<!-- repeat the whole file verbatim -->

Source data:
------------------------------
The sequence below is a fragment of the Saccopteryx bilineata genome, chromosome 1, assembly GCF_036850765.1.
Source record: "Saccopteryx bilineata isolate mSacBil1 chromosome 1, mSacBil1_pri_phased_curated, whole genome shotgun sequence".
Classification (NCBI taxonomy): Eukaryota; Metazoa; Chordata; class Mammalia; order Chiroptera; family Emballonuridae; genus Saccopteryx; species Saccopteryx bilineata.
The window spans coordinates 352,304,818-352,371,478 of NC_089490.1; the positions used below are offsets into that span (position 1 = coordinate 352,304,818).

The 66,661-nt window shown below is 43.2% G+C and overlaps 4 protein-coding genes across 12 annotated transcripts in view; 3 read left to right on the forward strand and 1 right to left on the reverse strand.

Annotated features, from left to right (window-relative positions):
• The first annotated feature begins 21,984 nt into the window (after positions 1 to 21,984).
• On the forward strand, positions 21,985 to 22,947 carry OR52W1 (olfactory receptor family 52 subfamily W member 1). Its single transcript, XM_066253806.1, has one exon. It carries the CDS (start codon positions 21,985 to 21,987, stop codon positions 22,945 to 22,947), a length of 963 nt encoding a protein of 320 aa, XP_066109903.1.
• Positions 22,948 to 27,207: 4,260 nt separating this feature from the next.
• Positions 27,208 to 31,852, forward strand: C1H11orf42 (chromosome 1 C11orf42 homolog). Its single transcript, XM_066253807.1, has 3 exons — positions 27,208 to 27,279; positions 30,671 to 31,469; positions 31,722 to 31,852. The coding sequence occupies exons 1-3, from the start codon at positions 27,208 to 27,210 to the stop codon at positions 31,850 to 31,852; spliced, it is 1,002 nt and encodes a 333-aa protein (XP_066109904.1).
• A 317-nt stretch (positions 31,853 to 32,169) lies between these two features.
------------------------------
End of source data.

The sequence below is a fragment of the Saccopteryx bilineata genome, chromosome 1, assembly GCF_036850765.1.
Source record: "Saccopteryx bilineata isolate mSacBil1 chromosome 1, mSacBil1_pri_phased_curated, whole genome shotgun sequence".
Classification (NCBI taxonomy): Eukaryota; Metazoa; Chordata; class Mammalia; order Chiroptera; family Emballonuridae; genus Saccopteryx; species Saccopteryx bilineata.
The window spans coordinates 352,304,818-352,371,478 of NC_089490.1; the positions used below are offsets into that span (position 1 = coordinate 352,304,818).

The 66,661-nt window shown below is 43.2% G+C and overlaps 4 protein-coding genes across 12 annotated transcripts in view; 3 read left to right on the forward strand and 1 right to left on the reverse strand.

Annotated features, from left to right (window-relative positions):
• The first annotated feature begins 21,984 nt into the window (after positions 1 to 21,984).
• On the forward strand, positions 21,985 to 22,947 carry OR52W1 (olfactory receptor family 52 subfamily W member 1). Its single transcript, XM_066253806.1, has one exon. It carries the CDS (start codon positions 21,985 to 21,987, stop codon positions 22,945 to 22,947), a length of 963 nt encoding a protein of 320 aa, XP_066109903.1.
• Positions 22,948 to 27,207: 4,260 nt separating this feature from the next.
• Positions 27,208 to 31,852, forward strand: C1H11orf42 (chromosome 1 C11orf42 homolog). Its single transcript, XM_066253807.1, has 3 exons — positions 27,208 to 27,279; positions 30,671 to 31,469; positions 31,722 to 31,852. The coding sequence occupies exons 1-3, from the start codon at positions 27,208 to 27,210 to the stop codon at positions 31,850 to 31,852; spliced, it is 1,002 nt and encodes a 333-aa protein (XP_066109904.1).
• A 317-nt stretch (positions 31,853 to 32,169) lies between these two features.